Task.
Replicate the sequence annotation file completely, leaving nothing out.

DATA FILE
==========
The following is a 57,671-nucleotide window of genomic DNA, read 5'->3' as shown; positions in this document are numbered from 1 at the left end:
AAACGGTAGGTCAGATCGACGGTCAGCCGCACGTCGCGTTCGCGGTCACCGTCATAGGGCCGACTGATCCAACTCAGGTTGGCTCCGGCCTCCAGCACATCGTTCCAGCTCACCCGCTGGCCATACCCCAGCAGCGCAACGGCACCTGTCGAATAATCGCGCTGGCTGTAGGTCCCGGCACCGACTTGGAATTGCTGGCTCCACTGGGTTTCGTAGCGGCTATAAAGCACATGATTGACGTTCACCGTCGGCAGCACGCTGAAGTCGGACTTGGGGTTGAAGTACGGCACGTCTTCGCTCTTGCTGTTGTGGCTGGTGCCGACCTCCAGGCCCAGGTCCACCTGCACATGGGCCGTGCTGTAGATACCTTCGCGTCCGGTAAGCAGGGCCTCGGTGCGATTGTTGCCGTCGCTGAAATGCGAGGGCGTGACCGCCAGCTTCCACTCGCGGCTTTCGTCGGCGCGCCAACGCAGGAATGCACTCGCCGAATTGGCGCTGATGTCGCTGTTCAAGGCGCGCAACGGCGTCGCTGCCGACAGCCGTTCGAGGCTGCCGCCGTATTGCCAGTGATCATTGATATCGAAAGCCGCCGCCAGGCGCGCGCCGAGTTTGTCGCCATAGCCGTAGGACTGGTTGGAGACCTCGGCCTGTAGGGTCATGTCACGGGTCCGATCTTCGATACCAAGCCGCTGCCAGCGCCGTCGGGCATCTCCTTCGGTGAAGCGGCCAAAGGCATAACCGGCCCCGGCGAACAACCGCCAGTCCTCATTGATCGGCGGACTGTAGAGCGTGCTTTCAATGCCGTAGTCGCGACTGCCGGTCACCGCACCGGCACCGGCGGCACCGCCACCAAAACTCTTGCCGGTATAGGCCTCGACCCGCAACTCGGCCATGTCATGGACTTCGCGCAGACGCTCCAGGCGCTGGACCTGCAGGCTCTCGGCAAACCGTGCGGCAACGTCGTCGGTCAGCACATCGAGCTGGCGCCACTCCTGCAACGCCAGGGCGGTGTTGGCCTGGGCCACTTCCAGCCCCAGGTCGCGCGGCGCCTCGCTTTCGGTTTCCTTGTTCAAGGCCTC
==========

The following is a 57,671-nucleotide window of genomic DNA, read 5'->3' as shown; positions in this document are numbered from 1 at the left end:
AAACGGTAGGTCAGATCGACGGTCAGCCGCACGTCGCGTTCGCGGTCACCGTCATAGGGCCGACTGATCCAACTCAGGTTGGCTCCGGCCTCCAGCACATCGTTCCAGCTCACCCGCTGGCCATACCCCAGCAGCGCAACGGCACCTGTCGAATAATCGCGCTGGCTGTAGGTCCCGGCACCGACTTGGAATTGCTGGCTCCACTGGGTTTCGTAGCGGCTATAAAGCACATGATTGACGTTCACCGTCGGCAGCACGCTGAAGTCGGACTTGGGGTTGAAGTACGGCACGTCTTCGCTCTTGCTGTTGTGGCTGGTGCCGACCTCCAGGCCCAGGTCCACCTGCACATGGGCCGTGCTGTAGATACCTTCGCGTCCGGTAAGCAGGGCCTCGGTGCGATTGTTGCCGTCGCTGAAATGCGAGGGCGTGACCGCCAGCTTCCACTCGCGGCTTTCGTCGGCGCGCCAACGCAGGAATGCACTCGCCGAATTGGCGCTGATGTCGCTGTTCAAGGCGCGCAACGGCGTCGCTGCCGACAGCCGTTCGAGGCTGCCGCCGTATTGCCAGTGATCATTGATATCGAAAGCCGCCGCCAGGCGCGCGCCGAGTTTGTCGCCATAGCCGTAGGACTGGTTGGAGACCTCGGCCTGTAGGGTCATGTCACGGGTCCGATCTTCGATACCAAGCCGCTGCCAGCGCCGTCGGGCATCTCCTTCGGTGAAGCGGCCAAAGGCATAACCGGCCCCGGCGAACAACCGCCAGTCCTCATTGATCGGCGGACTGTAGAGCGTGCTTTCAATGCCGTAGTCGCGACTGCCGGTCACCGCACCGGCACCGGCGGCACCGCCACCAAAACTCTTGCCGGTATAGGCCTCGACCCGCAACTCGGCCATGTCATGGACTTCGCGCAGACGCTCCAGGCGCTGGACCTGCAGGCTCTCGGCAAACCGTGCGGCAACGTCGTCGGTCAGCACATCGAGCTGGCGCCACTCCTGCAACGCCAGGGCGGTGTTGGCCTGGGCCACTTCCAGCCCCAGGTCGCGCGGCGCCTCGCTTTCGGTTTCCTTGTTCAAGGCCTC